The good father saw me and listened just like Bernie. It was a different kind of talk. More sex than I'd talked about with Bernie. Bernie seemed to hear about the resentments whereas the Father seemed to get more sex. I cried too. Maybe I cried with Bernie. But I know I cried when I talked about fear. It's really hard being really tough and I'm a whole lot tough than a lot of tough guys think they are. I'm that tough. Mean too. But I cried when I talked about the fears. In the end I think I bored him too. No lightning bolts struck either.
We prayed together when it was over. Again maybe an hour, at most two. Time kind of flew.
And when I left I was a whole lot lighter. I'd noticed that with Bernie. I kind of felt okay inside. No I felt a whole lot better inside. Something shifted. It was like a weight dropped. There's a whole lot of cliche expressions for this. I had the experience. It's not really describable. I just felt a whole lot better walking home. I was surprised by that too. One of my favourite C.S.Lewis' books is called "Surprised by Joy" and frankly I was surprised at the joy I felt. Spirituality is called "growing love inside'. I think that's part of the feeling. I know it brought me closer to my fellow man and made God less an intellectual construct and more a part of me and my life. I felt less disconnected and less disjointed. Whole. Kind of at home too. Maybe not "at home in my own skin" but maybe like home on this planet. Less alien.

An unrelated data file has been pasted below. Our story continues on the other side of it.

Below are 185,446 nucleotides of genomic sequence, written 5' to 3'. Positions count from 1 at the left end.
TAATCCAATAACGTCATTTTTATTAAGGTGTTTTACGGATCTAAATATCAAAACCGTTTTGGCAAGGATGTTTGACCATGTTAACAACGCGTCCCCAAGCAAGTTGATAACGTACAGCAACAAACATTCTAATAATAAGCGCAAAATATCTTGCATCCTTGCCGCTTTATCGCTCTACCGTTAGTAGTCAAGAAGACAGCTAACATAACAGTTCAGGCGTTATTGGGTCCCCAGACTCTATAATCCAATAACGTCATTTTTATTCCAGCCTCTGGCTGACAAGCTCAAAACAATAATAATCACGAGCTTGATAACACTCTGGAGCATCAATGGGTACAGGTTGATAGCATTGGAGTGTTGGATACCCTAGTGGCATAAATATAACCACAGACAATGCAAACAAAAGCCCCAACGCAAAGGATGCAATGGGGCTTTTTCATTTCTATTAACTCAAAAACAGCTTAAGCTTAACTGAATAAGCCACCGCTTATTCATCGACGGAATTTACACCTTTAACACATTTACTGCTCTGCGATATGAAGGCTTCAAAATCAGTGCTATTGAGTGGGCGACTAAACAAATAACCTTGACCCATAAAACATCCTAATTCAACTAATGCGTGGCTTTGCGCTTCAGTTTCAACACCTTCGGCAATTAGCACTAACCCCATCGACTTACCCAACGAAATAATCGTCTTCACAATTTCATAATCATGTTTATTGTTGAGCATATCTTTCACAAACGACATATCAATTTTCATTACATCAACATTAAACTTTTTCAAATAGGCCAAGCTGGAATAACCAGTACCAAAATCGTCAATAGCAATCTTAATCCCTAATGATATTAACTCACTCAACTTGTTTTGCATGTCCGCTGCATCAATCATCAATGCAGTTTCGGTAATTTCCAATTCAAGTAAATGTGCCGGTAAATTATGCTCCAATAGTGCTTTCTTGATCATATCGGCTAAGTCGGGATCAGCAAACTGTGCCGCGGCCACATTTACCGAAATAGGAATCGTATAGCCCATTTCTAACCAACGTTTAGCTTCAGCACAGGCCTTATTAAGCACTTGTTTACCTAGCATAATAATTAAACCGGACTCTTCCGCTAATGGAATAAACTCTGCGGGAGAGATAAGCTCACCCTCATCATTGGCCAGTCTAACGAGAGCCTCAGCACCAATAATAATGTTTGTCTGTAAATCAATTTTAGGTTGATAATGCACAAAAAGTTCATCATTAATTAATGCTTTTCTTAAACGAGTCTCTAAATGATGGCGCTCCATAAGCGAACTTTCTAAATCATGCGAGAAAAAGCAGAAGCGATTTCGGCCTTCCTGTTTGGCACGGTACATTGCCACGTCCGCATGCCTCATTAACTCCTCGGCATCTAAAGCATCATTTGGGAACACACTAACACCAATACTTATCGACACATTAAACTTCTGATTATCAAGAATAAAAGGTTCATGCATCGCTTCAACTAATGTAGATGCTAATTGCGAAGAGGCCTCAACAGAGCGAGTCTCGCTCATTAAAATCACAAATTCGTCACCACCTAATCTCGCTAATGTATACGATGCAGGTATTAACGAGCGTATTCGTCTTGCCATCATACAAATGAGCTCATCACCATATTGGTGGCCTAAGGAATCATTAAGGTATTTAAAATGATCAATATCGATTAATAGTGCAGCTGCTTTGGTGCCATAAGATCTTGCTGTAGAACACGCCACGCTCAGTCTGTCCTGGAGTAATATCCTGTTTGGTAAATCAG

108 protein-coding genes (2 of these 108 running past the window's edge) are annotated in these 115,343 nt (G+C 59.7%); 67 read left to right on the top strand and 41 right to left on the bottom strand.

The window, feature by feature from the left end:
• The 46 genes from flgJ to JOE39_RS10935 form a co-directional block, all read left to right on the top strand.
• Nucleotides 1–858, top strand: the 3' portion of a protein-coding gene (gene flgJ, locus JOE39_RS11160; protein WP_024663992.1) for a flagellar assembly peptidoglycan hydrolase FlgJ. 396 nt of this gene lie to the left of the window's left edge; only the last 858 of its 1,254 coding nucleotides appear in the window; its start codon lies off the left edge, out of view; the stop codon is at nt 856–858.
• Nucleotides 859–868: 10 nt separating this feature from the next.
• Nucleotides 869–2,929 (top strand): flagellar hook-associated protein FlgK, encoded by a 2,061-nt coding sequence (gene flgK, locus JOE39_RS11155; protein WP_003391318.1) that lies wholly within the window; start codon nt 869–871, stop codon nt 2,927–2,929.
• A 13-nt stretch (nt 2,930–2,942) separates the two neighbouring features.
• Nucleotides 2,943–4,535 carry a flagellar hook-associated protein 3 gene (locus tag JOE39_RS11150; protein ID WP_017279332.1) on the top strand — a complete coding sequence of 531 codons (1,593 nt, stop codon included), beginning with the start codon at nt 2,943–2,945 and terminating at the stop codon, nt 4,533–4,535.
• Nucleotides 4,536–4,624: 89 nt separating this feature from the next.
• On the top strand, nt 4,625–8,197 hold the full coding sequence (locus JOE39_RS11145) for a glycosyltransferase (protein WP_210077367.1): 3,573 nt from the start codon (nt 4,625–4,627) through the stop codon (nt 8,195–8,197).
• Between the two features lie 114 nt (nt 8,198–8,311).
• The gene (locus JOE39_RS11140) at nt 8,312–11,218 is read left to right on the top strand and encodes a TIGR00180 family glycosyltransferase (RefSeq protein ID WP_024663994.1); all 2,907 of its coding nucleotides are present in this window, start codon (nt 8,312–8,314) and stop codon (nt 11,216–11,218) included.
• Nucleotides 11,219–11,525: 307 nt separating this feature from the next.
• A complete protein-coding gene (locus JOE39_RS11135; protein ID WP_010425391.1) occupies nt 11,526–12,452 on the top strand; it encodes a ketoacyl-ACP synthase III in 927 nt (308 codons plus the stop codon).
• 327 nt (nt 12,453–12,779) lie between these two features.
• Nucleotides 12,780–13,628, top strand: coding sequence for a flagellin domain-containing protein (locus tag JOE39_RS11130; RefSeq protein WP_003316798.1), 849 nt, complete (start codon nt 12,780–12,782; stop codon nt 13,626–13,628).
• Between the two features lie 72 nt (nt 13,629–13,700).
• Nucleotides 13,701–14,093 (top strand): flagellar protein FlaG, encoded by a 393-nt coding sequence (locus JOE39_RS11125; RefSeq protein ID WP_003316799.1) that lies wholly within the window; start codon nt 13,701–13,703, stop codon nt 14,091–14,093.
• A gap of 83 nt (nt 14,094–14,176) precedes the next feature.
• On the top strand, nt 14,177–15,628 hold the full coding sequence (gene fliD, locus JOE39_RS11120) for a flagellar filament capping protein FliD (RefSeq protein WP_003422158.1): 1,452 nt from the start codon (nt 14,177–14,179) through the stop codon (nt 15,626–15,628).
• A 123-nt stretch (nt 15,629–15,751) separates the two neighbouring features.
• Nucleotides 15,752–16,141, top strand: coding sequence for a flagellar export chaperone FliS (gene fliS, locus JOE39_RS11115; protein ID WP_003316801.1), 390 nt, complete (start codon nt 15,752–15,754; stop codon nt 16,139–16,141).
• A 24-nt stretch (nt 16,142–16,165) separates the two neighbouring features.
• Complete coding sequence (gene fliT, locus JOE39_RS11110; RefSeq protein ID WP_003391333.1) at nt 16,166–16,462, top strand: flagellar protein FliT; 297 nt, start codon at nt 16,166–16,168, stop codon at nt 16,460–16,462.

Each of the steps has a prayer attached to them. This is the 5th Step prayer. I confess I'd not known this prayer until now. Despite reading the Big Book over and over. There's much we miss until spiritually our eyes are opened. That's the way of spiritual texts. The Bible is constantly unfolding too. We need to be ready to receive the information. Alot of the 'esoteric' knowledge thought to be somehow very 'secret' is right out there in the open, plainly written and spoken, just not available to those who "have not the 'eyes to see'.
We say in AA, "right action leads to right thinking'.
It's also true then with faith. With faith, we can see that which was not apparent to us. A light comes on. Sometimes it's "God's booklight', and sometimes in my life it's been "God's Strobelight".

5th STEP
God I thank you from the bottom of my heart that I know you better. Help me become aware of anything I have omitted discussing with another person. Help me to do what is necessary to walk a free man at last. AMEN(p. 75 BB)